This paper aims to explore firm-community level trust in rural Africa through the lens of oil companies’ corporate social responsibilities (CSR).
This paper is grounded on a case study of local communities and other stakeholders in a Nigerian community exploring the underlying triggers of distrust and trust between oil companies and rural communities through the lens of CSR.
This exploratory study found the presence of high-level firm-community expectation differentials, pointing to considerable mistrust between local communities and oil companies’ CSR initiatives.
The local communities tend to feel oil companies attempt to secure social licence to operate by engaging in CSR initiatives but not to genuinely improve their welfare. There is, therefore, a superficial effort or incentive for oil companies to engage in CSR initiatives in rural Africa.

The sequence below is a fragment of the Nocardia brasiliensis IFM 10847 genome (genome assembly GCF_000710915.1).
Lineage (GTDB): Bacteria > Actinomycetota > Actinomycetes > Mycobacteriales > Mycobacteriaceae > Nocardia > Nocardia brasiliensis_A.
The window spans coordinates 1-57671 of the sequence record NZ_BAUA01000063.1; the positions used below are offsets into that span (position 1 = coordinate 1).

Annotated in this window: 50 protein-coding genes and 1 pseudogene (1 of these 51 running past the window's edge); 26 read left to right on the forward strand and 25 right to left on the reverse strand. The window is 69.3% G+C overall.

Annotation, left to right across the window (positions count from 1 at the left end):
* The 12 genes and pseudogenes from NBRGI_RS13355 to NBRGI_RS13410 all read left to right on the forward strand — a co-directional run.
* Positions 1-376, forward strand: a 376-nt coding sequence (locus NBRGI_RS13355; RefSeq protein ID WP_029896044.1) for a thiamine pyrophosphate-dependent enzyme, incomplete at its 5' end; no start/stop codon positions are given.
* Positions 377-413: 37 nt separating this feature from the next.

The paper highlights the notion that building a community-driven CSR requires a partnership in which local communities share legitimacy with government agencies and oil companies in influencing CSR initiatives. This represents the most effective way of enhancing firm-community level trust and social legitimacy in rural Africa.
Meribe, N.C., Ayentimi, D.T., Oke, B.R. and Adonteng-Kissi, O. (2021), "Exploring firm-community level trust in rural Africa through the lens of oil companies’ corporate social responsibilities", Society and Business Review, Vol. 16 No. 3, pp. 357-373. https://doi.org/10.1108/SBR-04-2020-0059
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